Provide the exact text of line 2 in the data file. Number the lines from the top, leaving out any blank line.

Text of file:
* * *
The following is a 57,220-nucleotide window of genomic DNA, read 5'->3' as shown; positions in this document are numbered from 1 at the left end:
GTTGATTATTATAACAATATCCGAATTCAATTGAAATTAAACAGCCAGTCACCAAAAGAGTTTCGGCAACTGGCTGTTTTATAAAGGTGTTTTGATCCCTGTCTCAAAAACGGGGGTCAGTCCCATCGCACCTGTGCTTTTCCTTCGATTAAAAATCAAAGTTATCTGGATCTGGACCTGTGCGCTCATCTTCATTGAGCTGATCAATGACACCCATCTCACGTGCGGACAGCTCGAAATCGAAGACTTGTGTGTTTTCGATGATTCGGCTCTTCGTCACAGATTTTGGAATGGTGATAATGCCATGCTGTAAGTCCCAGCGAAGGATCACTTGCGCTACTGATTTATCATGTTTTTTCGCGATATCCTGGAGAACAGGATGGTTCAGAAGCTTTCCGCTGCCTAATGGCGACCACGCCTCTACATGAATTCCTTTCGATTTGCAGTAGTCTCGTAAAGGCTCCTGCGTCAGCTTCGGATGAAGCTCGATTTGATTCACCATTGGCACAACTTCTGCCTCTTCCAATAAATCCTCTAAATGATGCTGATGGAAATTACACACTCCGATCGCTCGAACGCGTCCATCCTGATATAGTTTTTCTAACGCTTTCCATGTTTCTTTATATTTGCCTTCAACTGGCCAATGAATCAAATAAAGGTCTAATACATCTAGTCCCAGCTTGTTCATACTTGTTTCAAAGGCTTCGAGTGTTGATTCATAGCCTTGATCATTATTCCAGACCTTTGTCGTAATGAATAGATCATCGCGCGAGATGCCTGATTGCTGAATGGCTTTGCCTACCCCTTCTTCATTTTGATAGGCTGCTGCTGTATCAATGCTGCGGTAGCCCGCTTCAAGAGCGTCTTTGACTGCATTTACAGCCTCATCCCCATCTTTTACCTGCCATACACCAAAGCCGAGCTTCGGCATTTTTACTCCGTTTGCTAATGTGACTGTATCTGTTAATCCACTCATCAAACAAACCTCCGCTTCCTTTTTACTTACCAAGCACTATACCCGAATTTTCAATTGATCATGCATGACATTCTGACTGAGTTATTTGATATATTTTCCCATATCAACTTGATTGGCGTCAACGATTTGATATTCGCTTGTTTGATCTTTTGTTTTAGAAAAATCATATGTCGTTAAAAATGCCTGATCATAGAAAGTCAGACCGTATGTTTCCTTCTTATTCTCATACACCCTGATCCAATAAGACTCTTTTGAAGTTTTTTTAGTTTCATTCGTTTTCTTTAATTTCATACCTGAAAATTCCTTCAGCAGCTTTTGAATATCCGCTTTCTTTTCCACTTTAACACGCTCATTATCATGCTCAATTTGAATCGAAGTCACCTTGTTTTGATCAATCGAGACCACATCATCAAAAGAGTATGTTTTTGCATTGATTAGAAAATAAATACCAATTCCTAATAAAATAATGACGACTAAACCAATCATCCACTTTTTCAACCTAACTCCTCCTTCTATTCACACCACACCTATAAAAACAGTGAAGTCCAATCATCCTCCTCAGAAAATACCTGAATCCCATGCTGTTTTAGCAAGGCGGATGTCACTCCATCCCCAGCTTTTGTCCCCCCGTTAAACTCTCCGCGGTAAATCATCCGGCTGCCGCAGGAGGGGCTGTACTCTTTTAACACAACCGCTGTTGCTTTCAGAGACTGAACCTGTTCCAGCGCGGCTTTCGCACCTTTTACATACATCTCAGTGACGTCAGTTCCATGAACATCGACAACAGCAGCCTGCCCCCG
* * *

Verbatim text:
GTTGATTATTATAACAATATCCGAATTCAATTGAAATTAAACAGCCAGTCACCAAAAGAGTTTCGGCAACTGGCTGTTTTATAAAGGTGTTTTGATCCCTGTCTCAAAAACGGGGGTCAGTCCCATCGCACCTGTGCTTTTCCTTCGATTAAAAATCAAAGTTATCTGGATCTGGACCTGTGCGCTCATCTTCATTGAGCTGATCAATGACACCCATCTCACGTGCGGACAGCTCGAAATCGAAGACTTGTGTGTTTTCGATGATTCGGCTCTTCGTCACAGATTTTGGAATGGTGATAATGCCATGCTGTAAGTCCCAGCGAAGGATCACTTGCGCTACTGATTTATCATGTTTTTTCGCGATATCCTGGAGAACAGGATGGTTCAGAAGCTTTCCGCTGCCTAATGGCGACCACGCCTCTACATGAATTCCTTTCGATTTGCAGTAGTCTCGTAAAGGCTCCTGCGTCAGCTTCGGATGAAGCTCGATTTGATTCACCATTGGCACAACTTCTGCCTCTTCCAATAAATCCTCTAAATGATGCTGATGGAAATTACACACTCCGATCGCTCGAACGCGTCCATCCTGATATAGTTTTTCTAACGCTTTCCATGTTTCTTTATATTTGCCTTCAACTGGCCAATGAATCAAATAAAGGTCTAATACATCTAGTCCCAGCTTGTTCATACTTGTTTCAAAGGCTTCGAGTGTTGATTCATAGCCTTGATCATTATTCCAGACCTTTGTCGTAATGAATAGATCATCGCGCGAGATGCCTGATTGCTGAATGGCTTTGCCTACCCCTTCTTCATTTTGATAGGCTGCTGCTGTATCAATGCTGCGGTAGCCCGCTTCAAGAGCGTCTTTGACTGCATTTACAGCCTCATCCCCATCTTTTACCTGCCATACACCAAAGCCGAGCTTCGGCATTTTTACTCCGTTTGCTAATGTGACTGTATCTGTTAATCCACTCATCAAACAAACCTCCGCTTCCTTTTTACTTACCAAGCACTATACCCGAATTTTCAATTGATCATGCATGACATTCTGACTGAGTTATTTGATATATTTTCCCATATCAACTTGATTGGCGTCAACGATTTGATATTCGCTTGTTTGATCTTTTGTTTTAGAAAAATCATATGTCGTTAAAAATGCCTGATCATAGAAAGTCAGACCGTATGTTTCCTTCTTATTCTCATACACCCTGATCCAATAAGACTCTTTTGAAGTTTTTTTAGTTTCATTCGTTTTCTTTAATTTCATACCTGAAAATTCCTTCAGCAGCTTTTGAATATCCGCTTTCTTTTCCACTTTAACACGCTCATTATCATGCTCAATTTGAATCGAAGTCACCTTGTTTTGATCAATCGAGACCACATCATCAAAAGAGTATGTTTTTGCATTGATTAGAAAATAAATACCAATTCCTAATAAAATAATGACGACTAAACCAATCATCCACTTTTTCAACCTAACTCCTCCTTCTATTCACACCACACCTATAAAAACAGTGAAGTCCAATCATCCTCCTCAGAAAATACCTGAATCCCATGCTGTTTTAGCAAGGCGGATGTCACTCCATCCCCAGCTTTTGTCCCCCCGTTAAACTCTCCGCGGTAAATCATCCGGCTGCCGCAGGAGGGGCTGTACTCTTTTAACACAACCGCTGTTGCTTTCAGAGACTGAACCTGTTCCAGCGCGGCTTTCGCACCTTTTACATACATCTCAGTGACGTCAGTTCCATGAACATCGACAACAGCAGCCTGCCCCCG